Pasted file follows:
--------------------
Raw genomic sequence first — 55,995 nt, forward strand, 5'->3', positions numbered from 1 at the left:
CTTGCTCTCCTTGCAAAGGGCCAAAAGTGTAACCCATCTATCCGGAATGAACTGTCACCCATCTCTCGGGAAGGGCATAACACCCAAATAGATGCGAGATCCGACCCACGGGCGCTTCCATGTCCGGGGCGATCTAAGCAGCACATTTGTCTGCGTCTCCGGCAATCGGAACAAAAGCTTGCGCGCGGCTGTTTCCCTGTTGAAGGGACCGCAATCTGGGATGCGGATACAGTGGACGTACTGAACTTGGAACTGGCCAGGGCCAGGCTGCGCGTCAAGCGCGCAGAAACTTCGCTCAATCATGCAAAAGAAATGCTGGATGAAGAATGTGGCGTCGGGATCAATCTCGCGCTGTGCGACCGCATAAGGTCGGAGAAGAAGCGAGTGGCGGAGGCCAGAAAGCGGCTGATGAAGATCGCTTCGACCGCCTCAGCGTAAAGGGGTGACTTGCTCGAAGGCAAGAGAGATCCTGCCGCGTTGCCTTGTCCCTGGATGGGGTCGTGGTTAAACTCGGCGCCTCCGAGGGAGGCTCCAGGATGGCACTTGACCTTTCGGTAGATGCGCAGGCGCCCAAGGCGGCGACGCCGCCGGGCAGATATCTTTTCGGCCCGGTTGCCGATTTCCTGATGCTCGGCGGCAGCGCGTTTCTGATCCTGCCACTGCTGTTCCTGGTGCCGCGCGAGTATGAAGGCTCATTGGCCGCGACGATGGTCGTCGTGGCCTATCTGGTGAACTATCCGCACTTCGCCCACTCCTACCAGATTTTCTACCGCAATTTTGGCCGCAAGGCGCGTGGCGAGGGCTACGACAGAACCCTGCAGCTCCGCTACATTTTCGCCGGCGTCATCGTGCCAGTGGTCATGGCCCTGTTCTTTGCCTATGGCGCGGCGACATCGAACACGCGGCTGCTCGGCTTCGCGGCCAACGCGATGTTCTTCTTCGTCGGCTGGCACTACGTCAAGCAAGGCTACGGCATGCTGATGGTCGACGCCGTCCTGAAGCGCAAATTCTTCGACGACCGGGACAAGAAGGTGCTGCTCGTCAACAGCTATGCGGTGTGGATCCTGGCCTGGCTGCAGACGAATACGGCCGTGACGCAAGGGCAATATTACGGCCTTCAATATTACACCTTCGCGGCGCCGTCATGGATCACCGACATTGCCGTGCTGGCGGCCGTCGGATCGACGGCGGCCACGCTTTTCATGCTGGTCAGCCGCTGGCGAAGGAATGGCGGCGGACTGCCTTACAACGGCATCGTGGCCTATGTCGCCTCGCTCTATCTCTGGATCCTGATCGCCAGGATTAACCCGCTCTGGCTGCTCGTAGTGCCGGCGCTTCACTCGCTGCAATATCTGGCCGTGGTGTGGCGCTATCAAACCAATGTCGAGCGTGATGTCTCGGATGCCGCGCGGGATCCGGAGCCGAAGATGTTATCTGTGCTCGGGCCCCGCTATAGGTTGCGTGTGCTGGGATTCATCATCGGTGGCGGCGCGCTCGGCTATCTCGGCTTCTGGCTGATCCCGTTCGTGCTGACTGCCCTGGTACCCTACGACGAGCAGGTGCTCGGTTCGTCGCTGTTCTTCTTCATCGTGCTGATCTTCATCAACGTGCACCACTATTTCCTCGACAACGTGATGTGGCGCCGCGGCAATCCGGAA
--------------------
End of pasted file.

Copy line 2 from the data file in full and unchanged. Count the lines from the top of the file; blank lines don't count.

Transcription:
CTTGCTCTCCTTGCAAAGGGCCAAAAGTGTAACCCATCTATCCGGAATGAACTGTCACCCATCTCTCGGGAAGGGCATAACACCCAAATAGATGCGAGATCCGACCCACGGGCGCTTCCATGTCCGGGGCGATCTAAGCAGCACATTTGTCTGCGTCTCCGGCAATCGGAACAAAAGCTTGCGCGCGGCTGTTTCCCTGTTGAAGGGACCGCAATCTGGGATGCGGATACAGTGGACGTACTGAACTTGGAACTGGCCAGGGCCAGGCTGCGCGTCAAGCGCGCAGAAACTTCGCTCAATCATGCAAAAGAAATGCTGGATGAAGAATGTGGCGTCGGGATCAATCTCGCGCTGTGCGACCGCATAAGGTCGGAGAAGAAGCGAGTGGCGGAGGCCAGAAAGCGGCTGATGAAGATCGCTTCGACCGCCTCAGCGTAAAGGGGTGACTTGCTCGAAGGCAAGAGAGATCCTGCCGCGTTGCCTTGTCCCTGGATGGGGTCGTGGTTAAACTCGGCGCCTCCGAGGGAGGCTCCAGGATGGCACTTGACCTTTCGGTAGATGCGCAGGCGCCCAAGGCGGCGACGCCGCCGGGCAGATATCTTTTCGGCCCGGTTGCCGATTTCCTGATGCTCGGCGGCAGCGCGTTTCTGATCCTGCCACTGCTGTTCCTGGTGCCGCGCGAGTATGAAGGCTCATTGGCCGCGACGATGGTCGTCGTGGCCTATCTGGTGAACTATCCGCACTTCGCCCACTCCTACCAGATTTTCTACCGCAATTTTGGCCGCAAGGCGCGTGGCGAGGGCTACGACAGAACCCTGCAGCTCCGCTACATTTTCGCCGGCGTCATCGTGCCAGTGGTCATGGCCCTGTTCTTTGCCTATGGCGCGGCGACATCGAACACGCGGCTGCTCGGCTTCGCGGCCAACGCGATGTTCTTCTTCGTCGGCTGGCACTACGTCAAGCAAGGCTACGGCATGCTGATGGTCGACGCCGTCCTGAAGCGCAAATTCTTCGACGACCGGGACAAGAAGGTGCTGCTCGTCAACAGCTATGCGGTGTGGATCCTGGCCTGGCTGCAGACGAATACGGCCGTGACGCAAGGGCAATATTACGGCCTTCAATATTACACCTTCGCGGCGCCGTCATGGATCACCGACATTGCCGTGCTGGCGGCCGTCGGATCGACGGCGGCCACGCTTTTCATGCTGGTCAGCCGCTGGCGAAGGAATGGCGGCGGACTGCCTTACAACGGCATCGTGGCCTATGTCGCCTCGCTCTATCTCTGGATCCTGATCGCCAGGATTAACCCGCTCTGGCTGCTCGTAGTGCCGGCGCTTCACTCGCTGCAATATCTGGCCGTGGTGTGGCGCTATCAAACCAATGTCGAGCGTGATGTCTCGGATGCCGCGCGGGATCCGGAGCCGAAGATGTTATCTGTGCTCGGGCCCCGCTATAGGTTGCGTGTGCTGGGATTCATCATCGGTGGCGGCGCGCTCGGCTATCTCGGCTTCTGGCTGATCCCGTTCGTGCTGACTGCCCTGGTACCCTACGACGAGCAGGTGCTCGGTTCGTCGCTGTTCTTCTTCATCGTGCTGATCTTCATCAACGTGCACCACTATTTCCTCGACAACGTGATGTGGCGCCGCGGCAATCCGGAA